Posts tagged as ' Android ' ...

Posted By Tommy

Create new Froyo Virtual Device for Nexus One


So it’s time to start developing Android apps, but you have a Nexus One running Froyo 2.2. What are you supposed to do at the stage “Create new Android Virtual Device (AVD)”? That’s exactly the question I was tackling today. In fact it’s not too important, since you would be developing for all types of Android phones, not just Nexus One, but in principle it seems right to set up the emulator exactly for the Nexus One.

So the first thing to do when creating a new virtual device is to give it a name. I was thinking about calling mine “NexusOne” but then I thought I should add a little more detail. However, there is a restriction in the naming policy: you are only allowed to include letters and numbers, no spaces or decimal points (but yes to underscores). This means the logical name “Nexus One Froyo 2.2” is no good. Finally I settled on “Nexus_One_Froyo_2-2”. I selected Target: “Android 2.2 – API Level 8”. If you don’t have it as an option, you need to run the Android SDK updater.

Next select the size of the SD card. I put 2000 MiB.

And the skin of the Nexus One would correctly be WVGA800, which corresponds to 800 x 480 resolution. Technically it’s a slightly different since the particular screen used, but it’s effectively the WVGA800.

Next there’s a bunch of settings to add. I’ve seen some people suggest you need to add all the hardware components manually, but according to the following chart most of the stuff is there by default. (Chart is from

Characteristic Description Property
Device ram size The amount of physical RAM on the device, in megabytes. Default value is “96”. hw.ramSize
Touch-screen support Whether there is a touch screen or not on the device. Default value is “yes”. hw.touchScreen
Trackball support Whether there is a trackball on the device. Default value is “yes”. hw.trackBall
Keyboard support Whether the device has a QWERTY keyboard. Default value is “yes”. hw.keyboard
DPad support Whether the device has DPad keys. Default value is “yes”. hw.dPad
GSM modem support Whether there is a GSM modem in the device. Default value is “yes”. hw.gsmModem
Camera support Whether the device has a camera. Default value is “no”.
Maximum horizontal camera pixels Default value is “640”.
Maximum vertical camera pixels Default value is “480”.
GPS support Whether there is a GPS in the device. Default value is “yes”. hw.gps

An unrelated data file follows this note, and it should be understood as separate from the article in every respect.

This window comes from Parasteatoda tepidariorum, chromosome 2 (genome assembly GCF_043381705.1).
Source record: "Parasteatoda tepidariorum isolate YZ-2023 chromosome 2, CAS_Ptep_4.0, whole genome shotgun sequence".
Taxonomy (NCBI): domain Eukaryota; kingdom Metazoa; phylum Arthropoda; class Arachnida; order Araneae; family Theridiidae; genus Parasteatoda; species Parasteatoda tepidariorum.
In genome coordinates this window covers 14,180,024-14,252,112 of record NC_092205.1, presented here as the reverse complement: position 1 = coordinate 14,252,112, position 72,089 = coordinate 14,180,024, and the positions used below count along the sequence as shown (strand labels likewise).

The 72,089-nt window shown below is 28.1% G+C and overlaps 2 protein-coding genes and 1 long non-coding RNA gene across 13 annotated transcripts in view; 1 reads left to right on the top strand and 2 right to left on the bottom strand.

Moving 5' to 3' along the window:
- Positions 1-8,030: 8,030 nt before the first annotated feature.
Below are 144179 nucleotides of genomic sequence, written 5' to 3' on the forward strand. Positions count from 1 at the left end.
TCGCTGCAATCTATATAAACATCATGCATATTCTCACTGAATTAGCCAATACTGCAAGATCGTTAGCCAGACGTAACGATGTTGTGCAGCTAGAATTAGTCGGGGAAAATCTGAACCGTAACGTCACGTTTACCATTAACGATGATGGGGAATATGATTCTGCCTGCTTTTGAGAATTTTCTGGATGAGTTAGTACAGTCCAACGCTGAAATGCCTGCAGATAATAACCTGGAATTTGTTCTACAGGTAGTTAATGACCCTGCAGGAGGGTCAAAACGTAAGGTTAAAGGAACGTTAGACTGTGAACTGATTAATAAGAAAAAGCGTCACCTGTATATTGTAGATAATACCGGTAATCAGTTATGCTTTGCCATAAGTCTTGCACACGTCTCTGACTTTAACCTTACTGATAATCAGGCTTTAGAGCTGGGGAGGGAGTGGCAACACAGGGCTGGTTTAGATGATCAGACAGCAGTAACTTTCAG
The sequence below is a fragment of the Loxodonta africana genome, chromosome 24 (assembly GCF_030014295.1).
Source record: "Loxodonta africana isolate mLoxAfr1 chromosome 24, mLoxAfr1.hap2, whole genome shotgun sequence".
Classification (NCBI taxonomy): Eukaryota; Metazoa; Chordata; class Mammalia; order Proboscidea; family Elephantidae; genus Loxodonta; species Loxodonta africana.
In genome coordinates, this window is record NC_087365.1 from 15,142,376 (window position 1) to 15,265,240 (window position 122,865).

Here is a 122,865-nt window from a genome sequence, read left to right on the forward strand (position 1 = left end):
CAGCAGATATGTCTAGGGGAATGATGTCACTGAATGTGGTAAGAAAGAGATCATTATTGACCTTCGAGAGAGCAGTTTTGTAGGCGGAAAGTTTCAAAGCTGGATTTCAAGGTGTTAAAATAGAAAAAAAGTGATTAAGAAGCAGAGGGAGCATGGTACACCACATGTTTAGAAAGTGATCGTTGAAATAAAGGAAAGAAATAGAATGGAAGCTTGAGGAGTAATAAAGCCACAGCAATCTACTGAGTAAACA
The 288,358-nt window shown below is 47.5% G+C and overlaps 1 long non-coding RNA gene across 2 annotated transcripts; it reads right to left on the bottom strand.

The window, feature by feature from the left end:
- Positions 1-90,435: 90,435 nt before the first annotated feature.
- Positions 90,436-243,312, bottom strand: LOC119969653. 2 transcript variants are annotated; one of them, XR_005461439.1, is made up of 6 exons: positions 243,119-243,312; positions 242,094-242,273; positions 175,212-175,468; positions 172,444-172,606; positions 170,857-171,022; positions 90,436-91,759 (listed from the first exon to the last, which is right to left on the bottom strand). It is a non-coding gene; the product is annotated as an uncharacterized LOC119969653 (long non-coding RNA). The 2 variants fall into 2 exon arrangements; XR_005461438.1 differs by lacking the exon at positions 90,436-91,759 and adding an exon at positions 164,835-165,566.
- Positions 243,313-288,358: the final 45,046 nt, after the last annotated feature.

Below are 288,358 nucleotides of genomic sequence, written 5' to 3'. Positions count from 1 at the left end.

Battery support Whether the device can run on a battery. Default value is “yes”. hw.battery
Accelerometer Whether there is an accelerometer in the device. Default value is “yes”. hw.accelerometer
Audio recording support Whether the device can record audio. Default value is “yes”. hw.audioInput
Audio playback support Whether the device can play audio. Default value is “yes”. hw.audioOutput
SD Card support Whether the device supports insertion/removal of virtual SD Cards. Default value is “yes”. hw.sdCard
Cache partition support Whether we use a /cache partition on the device. Default value is “yes”. disk.cachePartition
Cache partition size Default value is “66MB”. disk.cachePartition.size

Thus according to the chart we should add “Camera” and the 5.0 megapixel camera on the Nexus One corresponds to 2592 Maximum Horizontal Camera Pixels and 1944 Maximum Vertical Camera Pixels (The exact number of pixels is a guess of mine based on the 5.0 Megapixels, but unless you’re doing some hardcore testing I think it will be fine). Set the Device RAM Size to 512 MB for the Nexus One.

Ok, that’s about it. Now click “Create AVD” and the program will appear to freeze for a while. Finally, the AVD will be created and Nexus_One_Froyo_2-2 is located in the .android\avd folder.

Posted By Tommy

Building Ångström | The Ångström Distribution

Building Ångström | The Ångström Distribution.

Now that I have OPIE installed on my PDA (ASUS MyPal A716), I feel really happy. However, after a little more research I realize that OPIE hasn’t been officially maintained since about 2006. I contacted the guy who maintains the OPIE image for the A716, and he kind of suggested if there was any work to be done, it would be on the OPIE end.

Finally, I discovered that another group, Angstrom, has been working towards making Linux avilable for embedded devices such as the A716. And since they support the OPIE GUI, that’s cool. The next step, then, is for me to see about running Angstrom on my A716. Despite it’s age, the A716’s processor is a 400 MHz ARM PXA255, still a strong processor, I believe.

An additional thing that’s interesting about Angstrom is that people have succeeded using it to run Google Android with a Zaurus, a PDA which happens to have a PXA255. The question is, how much time do I have? My first step will be to get Angstrom running on the A716… Then, I’ll take it from there. ‘ll keep you posted.

Android Netbooks: Fact or fiction? | Nanotech – The Circuits Blog – CNET News.

Just as I expected, people are realizing that Google’s Android isn’t just for cellphones. It’s an operating system that’s built with openness in mind, so that means it can run on Eee PC. With one big advantage: Developers can write in Java and run their code on any Android. Only drawback right now, there aren’t many Androids around.

Posted By Tommy

Android Eyes the Enterprise – PC World

Android Eyes the Enterprise – PC World.

Google’s Android OS is going to get some software that enables viewing of MS Office documents. I looked for an HTC in Taiwan that has Android, but I guess I’m going to have to wait for a while until something like that comes here.